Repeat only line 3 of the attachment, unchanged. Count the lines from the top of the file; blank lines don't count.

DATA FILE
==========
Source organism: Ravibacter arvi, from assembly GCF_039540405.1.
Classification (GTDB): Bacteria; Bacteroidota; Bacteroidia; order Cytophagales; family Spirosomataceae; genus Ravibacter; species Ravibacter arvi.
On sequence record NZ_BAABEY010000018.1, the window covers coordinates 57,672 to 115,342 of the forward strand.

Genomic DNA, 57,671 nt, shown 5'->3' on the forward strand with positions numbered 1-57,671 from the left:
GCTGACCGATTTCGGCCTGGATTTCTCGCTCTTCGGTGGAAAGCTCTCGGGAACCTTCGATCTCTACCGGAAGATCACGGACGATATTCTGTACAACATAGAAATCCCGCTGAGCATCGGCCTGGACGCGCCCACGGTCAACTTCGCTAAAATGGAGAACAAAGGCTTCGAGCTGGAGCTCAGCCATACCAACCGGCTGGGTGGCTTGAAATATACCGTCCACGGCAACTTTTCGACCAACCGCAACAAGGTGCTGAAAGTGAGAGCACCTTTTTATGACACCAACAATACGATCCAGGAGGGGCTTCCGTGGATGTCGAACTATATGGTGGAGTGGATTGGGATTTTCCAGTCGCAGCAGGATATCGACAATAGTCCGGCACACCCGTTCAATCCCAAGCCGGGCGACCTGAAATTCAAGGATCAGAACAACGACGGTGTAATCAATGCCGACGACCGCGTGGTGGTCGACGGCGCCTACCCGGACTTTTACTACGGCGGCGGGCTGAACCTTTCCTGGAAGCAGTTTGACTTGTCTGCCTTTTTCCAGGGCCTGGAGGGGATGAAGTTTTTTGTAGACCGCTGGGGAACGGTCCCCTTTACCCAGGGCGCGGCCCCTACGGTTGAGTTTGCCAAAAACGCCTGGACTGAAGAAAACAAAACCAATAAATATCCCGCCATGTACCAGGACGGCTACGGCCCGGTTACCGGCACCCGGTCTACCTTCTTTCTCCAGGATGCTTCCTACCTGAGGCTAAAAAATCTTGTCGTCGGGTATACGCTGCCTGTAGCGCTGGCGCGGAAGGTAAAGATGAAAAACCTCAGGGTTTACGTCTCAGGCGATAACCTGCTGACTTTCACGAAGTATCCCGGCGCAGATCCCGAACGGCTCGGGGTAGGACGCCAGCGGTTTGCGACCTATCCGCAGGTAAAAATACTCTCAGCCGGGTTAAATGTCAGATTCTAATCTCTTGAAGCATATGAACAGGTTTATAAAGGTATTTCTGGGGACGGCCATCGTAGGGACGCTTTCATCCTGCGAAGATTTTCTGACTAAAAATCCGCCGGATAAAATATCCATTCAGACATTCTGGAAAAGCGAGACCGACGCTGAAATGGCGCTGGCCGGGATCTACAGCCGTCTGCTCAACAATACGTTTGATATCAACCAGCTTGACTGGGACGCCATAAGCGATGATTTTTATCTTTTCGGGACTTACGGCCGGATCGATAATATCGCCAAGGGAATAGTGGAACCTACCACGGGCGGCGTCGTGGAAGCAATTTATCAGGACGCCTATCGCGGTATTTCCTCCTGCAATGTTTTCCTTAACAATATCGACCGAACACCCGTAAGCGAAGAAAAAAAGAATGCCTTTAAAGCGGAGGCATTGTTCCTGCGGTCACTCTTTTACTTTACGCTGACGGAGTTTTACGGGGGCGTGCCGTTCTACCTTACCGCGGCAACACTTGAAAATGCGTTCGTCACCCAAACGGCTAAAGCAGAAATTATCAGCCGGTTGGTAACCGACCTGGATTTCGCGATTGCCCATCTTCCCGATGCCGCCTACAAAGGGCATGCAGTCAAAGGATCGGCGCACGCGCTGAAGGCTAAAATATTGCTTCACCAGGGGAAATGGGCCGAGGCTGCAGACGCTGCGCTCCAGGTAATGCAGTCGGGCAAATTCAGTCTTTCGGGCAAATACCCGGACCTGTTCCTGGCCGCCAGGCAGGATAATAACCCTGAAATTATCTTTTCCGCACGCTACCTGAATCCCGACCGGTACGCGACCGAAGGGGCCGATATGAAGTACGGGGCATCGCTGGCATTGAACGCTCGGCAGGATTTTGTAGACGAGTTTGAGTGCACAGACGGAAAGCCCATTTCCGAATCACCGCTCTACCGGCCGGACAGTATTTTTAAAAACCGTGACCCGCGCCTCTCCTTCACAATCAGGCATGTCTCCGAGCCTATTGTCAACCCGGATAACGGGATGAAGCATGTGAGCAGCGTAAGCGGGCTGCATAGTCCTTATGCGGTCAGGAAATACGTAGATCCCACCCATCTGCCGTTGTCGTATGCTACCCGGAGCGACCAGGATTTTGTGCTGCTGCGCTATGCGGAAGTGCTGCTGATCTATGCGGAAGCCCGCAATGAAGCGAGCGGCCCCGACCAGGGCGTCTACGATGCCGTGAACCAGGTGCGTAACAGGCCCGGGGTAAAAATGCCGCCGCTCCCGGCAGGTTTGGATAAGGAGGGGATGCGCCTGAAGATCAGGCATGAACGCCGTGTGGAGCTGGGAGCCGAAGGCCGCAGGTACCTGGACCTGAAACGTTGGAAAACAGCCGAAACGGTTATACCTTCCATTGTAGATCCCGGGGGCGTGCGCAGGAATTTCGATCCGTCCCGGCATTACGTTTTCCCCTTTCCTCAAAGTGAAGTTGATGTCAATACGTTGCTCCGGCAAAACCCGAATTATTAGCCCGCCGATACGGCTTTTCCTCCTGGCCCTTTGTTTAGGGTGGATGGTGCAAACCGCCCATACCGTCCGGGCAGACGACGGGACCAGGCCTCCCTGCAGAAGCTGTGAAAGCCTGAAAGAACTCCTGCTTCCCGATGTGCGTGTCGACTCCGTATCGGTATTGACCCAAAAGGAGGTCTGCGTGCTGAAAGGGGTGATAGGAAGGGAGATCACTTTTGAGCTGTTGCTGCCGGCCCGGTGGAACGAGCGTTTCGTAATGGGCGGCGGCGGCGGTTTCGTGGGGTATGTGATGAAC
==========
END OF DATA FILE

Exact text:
On sequence record NZ_BAABEY010000018.1, the window covers coordinates 57,672 to 115,342 of the forward strand.